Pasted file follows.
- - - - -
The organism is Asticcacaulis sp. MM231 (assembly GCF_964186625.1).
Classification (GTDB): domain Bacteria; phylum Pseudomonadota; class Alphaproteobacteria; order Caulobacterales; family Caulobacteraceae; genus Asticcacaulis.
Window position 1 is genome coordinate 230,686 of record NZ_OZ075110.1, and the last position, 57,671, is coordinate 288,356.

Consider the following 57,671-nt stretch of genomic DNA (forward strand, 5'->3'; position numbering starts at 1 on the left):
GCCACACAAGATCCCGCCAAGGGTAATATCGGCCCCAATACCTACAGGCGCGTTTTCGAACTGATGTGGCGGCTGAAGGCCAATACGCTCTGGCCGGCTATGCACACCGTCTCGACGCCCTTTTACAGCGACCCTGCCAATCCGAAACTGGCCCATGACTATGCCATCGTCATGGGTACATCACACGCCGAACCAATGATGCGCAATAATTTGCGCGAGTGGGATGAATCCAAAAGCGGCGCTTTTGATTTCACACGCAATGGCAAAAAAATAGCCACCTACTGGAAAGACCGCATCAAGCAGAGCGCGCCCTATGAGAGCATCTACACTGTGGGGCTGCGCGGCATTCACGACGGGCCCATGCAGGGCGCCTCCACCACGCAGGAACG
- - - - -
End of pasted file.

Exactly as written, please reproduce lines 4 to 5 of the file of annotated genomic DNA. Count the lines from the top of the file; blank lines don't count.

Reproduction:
Consider the following 57,671-nt stretch of genomic DNA (forward strand, 5'->3'; position numbering starts at 1 on the left):
GCCACACAAGATCCCGCCAAGGGTAATATCGGCCCCAATACCTACAGGCGCGTTTTCGAACTGATGTGGCGGCTGAAGGCCAATACGCTCTGGCCGGCTATGCACACCGTCTCGACGCCCTTTTACAGCGACCCTGCCAATCCGAAACTGGCCCATGACTATGCCATCGTCATGGGTACATCACACGCCGAACCAATGATGCGCAATAATTTGCGCGAGTGGGATGAATCCAAAAGCGGCGCTTTTGATTTCACACGCAATGGCAAAAAAATAGCCACCTACTGGAAAGACCGCATCAAGCAGAGCGCGCCCTATGAGAGCATCTACACTGTGGGGCTGCGCGGCATTCACGACGGGCCCATGCAGGGCGCCTCCACCACGCAGGAACG